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This is an interview graciously given to us at Karate Kidz Online.


Interview with International Sport Kickboxing Association (ISKA) President Cory Schafer interviewed by Louis Velazquez.

I would like to take this opportunity to thank Cory Schafer for agreeing to be interviewed for Karate Kidz Online. He has begun to redefine Sport Karate and how the tournaments are featured. His contribution to martial arts in general is important because it gives opportunity to those competitors that are talented and want to test their skills against the best in the country. With The Olympic Committee on the verge of including martial arts in the Olympics, it just opens the door up for true martial arts competitors nationwide. So to all of those competition oriented martial artist across the United States, ISKA has their doors open for you. Cory Schafer is a great person and I have to say that I am fortunate to know him, Thanks again Cory, keep up the good work!!!!!!

  • December 2002

  • LV: How did you get involved with promoting Martial Arts and Kickboxing events?

    CS: I began my martial arts training in 1976 in a program that really encouraged participating in tournaments. My instructor believed that it was an excellent way to test yourself and to practice the skill of being your very best when it really matters. In 1980, with a lot of competitive experience I helped produce the first ever Florida State Karate Championships. I worked day and night right up to the event and while also preparing to compete (I remember falling asleep using my sparring gloves as a pillow between kata and sparring competition). That same year I helped direct a very small kickboxing event. I really enjoyed the excitement of events, and the pride in seeing them run smoothly for an appreciative audience.

    LV: Who inspired you the most which lead to your success today?

    CS: My two primary senseis, Mike Sawyer and Mike McCoy are most responsible for, even today, inspiring me to reach for success. They are not just excellent instructors, but truly remarkable men. I've been with them now for twenty-six years, and can only hope to live up to their example as martial artist and as men.

    LV: Can you tell us exactly what ISKA is and what kind of an impact it has had on the Martial Arts community? I am sure that there are many people aware of ISKA but don't really have a full understanding of it and its impact on Martial arts. There are too many misconceptions and different views, maybe you can set the record straight for us today.

    CS: The International Sport Karate Association (a.k.a. International Sport Kickboxing Association) was founded in 1986 as a regulatory and sanction body for competitive martial arts and combat sports. The ISKA name and logo is recognized worldwide with events being held on five continents and competitors being ranked from fifty-four different countries. We currently regulate competition and award title recognition in 24 different types of martial arts and combative sports competitions. Since 1986 we have helped maintain a high profile for our kickboxing competitors through our highly rated television series on ESPN / ESPN2, STRIKEFORCE: ISKA Kickboxing. The ISKA World Martial Arts Championships, hosted at the annual US OPEN is also internationally televised in 1/2 hour segments featuring Creative and Power Breaking, Musical Weapons and Empty Hand Forms, Demonstration Team, Synchronized Forms and Self Defense.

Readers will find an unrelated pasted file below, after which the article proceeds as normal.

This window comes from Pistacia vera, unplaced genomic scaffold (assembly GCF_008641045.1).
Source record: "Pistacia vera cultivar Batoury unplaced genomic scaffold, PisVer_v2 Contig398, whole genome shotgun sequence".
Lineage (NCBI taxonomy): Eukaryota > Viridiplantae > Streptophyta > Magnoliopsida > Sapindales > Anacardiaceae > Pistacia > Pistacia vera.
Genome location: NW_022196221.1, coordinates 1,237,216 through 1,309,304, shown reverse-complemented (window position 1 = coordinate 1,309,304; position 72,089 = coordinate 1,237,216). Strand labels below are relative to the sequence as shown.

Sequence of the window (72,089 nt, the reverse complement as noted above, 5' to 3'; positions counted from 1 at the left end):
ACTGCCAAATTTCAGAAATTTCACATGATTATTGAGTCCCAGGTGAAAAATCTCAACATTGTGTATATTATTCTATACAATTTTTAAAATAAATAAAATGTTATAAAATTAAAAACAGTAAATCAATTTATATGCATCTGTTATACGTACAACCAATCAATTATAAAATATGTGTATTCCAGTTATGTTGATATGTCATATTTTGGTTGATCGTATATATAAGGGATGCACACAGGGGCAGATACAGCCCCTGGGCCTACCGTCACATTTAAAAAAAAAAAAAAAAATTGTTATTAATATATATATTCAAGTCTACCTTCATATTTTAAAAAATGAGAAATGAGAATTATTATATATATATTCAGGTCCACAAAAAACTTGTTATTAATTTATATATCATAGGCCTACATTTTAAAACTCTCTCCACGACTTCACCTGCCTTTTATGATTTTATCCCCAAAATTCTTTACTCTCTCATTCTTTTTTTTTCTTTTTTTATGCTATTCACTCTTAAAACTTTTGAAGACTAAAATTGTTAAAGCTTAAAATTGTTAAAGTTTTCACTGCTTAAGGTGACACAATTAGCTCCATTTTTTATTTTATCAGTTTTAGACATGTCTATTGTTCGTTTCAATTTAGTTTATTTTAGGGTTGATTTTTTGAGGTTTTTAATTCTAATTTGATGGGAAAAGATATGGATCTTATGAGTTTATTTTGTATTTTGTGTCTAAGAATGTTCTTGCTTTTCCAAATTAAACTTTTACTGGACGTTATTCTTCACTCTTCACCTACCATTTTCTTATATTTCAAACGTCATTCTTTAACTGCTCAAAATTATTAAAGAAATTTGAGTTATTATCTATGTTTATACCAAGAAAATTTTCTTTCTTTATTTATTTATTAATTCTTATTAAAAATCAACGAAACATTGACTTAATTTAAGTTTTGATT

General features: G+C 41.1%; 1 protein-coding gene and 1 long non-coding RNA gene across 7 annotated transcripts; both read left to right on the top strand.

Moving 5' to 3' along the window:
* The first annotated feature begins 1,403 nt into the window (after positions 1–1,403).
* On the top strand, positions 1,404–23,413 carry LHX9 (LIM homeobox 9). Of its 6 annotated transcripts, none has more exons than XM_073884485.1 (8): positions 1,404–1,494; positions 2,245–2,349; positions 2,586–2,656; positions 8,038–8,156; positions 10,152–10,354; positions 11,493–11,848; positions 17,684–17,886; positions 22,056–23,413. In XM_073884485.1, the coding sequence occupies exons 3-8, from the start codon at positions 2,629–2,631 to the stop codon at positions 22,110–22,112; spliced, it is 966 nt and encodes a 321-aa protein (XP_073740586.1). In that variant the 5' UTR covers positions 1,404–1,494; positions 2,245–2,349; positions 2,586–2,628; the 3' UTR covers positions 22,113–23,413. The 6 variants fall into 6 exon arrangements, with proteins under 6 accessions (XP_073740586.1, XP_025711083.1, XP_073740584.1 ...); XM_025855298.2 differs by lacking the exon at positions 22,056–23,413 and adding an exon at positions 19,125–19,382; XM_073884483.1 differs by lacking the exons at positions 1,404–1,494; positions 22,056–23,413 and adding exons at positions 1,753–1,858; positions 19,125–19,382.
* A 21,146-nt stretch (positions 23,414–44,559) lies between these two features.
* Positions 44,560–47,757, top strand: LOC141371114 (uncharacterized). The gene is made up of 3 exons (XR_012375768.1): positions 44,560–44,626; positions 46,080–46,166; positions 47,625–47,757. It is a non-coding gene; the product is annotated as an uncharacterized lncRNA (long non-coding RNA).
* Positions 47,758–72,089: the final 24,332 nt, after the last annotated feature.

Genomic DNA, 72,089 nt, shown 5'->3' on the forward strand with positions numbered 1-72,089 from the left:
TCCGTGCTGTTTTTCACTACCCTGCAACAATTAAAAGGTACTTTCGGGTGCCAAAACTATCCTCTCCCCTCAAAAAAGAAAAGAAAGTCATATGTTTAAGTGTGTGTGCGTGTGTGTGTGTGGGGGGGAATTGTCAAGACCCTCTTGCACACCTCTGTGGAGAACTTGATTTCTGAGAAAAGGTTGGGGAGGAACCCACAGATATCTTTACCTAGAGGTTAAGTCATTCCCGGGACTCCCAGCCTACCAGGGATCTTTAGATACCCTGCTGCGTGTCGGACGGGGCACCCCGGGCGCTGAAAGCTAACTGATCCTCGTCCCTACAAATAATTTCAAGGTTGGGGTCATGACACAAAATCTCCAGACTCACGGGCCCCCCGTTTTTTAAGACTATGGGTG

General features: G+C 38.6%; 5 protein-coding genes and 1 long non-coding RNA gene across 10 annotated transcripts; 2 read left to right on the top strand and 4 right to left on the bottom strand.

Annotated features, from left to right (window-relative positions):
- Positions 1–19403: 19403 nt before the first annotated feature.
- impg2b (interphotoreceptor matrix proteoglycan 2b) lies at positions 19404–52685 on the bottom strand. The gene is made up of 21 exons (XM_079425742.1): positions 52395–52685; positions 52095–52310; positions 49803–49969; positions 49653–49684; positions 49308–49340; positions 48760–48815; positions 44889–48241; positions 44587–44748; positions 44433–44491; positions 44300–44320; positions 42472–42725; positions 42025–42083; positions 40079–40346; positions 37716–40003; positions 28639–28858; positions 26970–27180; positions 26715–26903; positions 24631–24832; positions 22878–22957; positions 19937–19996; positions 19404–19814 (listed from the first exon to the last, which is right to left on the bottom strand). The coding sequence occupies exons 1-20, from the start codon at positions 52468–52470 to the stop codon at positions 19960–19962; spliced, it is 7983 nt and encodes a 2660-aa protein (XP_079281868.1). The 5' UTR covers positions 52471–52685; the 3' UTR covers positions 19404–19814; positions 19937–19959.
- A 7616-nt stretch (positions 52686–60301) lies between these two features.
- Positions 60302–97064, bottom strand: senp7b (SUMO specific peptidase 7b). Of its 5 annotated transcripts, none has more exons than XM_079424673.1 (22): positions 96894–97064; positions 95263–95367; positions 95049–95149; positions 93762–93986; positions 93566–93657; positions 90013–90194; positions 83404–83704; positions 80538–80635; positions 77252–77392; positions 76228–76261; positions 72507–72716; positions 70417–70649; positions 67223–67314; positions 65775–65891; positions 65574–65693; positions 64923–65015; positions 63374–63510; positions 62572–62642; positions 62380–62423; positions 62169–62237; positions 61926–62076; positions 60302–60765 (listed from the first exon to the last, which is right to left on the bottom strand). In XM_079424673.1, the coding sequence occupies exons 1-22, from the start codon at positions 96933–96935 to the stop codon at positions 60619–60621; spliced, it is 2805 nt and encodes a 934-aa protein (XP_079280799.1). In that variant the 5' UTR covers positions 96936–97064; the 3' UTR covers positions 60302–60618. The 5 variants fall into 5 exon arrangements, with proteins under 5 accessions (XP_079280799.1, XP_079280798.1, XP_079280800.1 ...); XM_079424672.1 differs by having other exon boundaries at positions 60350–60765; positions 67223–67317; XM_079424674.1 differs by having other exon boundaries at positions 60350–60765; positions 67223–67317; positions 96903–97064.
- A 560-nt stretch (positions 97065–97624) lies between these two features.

The ISKA KICKBOXING FOR FITNESS division serves to promote kickboxing as a noncompetitive fitness vehicle for people of all ages and athletic background. In doing so it's priorities are to provide the media and the general public with accurate information / safe training techniques and programs to achieve total body fitness.

    Our most recent expansion is the ISKA MMA division, designed to regulate and sanction both submission grappling and mixed martial arts competitions. We are currently setting up a tour over grappling tournaments that will culminate this years US OPEN as an ISKA National Championship event. We're very glad that Frank Shamrock has agreed to attend and support the event as well as host a three day training camp prior to the tournament.

    The ISKA continues to be committed to:

    *Working with high profile promoters who are committed to elevating their sport

    *Encouraging and Facilitating competition between athletes from around the world, thereby maintaining the integrity of the title "World Title".

    Increasing television coverage of competitive martial arts and combative sports in an effort to provide our athletes with an appropriate platform from which to demonstrate their remarkable skills and earn the recognition that they so richly deserve.

    LV: ISKA is one the largest and most influential Full Contact and Martial Arts promotions in the United States, do you have plans on expanding further or are you content?

    CS: Content? We've only just begun!

    LV: Your promotion has spawned some of the most famous competitors in Kickboxing today, I know this is going to be hard to do but can you tell us about your top 3 ISKA competitors?

    CS: Sorry, that would be impossible - But I will mention a few young, up and comer's and a few dominant champions and apologize to the many worthy athletes who could be listed.

    Full Contact Kickboxing: Tim Lane from New York and Erick Marshall from Florida. Both of these guys are approaching the height of their careers and will face each other early in 2003 for the World Light Welterweight Title.

    Muay Thai Fighter: Duane Ludwig from Denver, Colorado is the kind of guy that a sport can be built around.

    San Shou Kickboxing: When San Shou is good, it is VERY good, and it's called Cung Le. We hope to sanction a world title attempt for him in 2003.

    Breaking: Mike Reeves, Larry Fields and Chip Townsend: Powerfull Warriors with CLASS!

    Demonstration Team: Sensei Okamoto's Team Alaska, Team Charlie Lee and Team Intensity from Orlando - WOW! What a show!

    Youth Forms and Weapons: Wayne Dalglish and Gemma Nyugen - (can you say "unbelievable?")

    LV: You have one Martial Arts event that is held at Disney in Florida every year, this is considered to be the biggest of them all here in the United States, Its televised on ESPN and those that compete their are the top martial arts personalities in competitive martial arts today, what is your ultimate goal with the martial arts division of ISKA?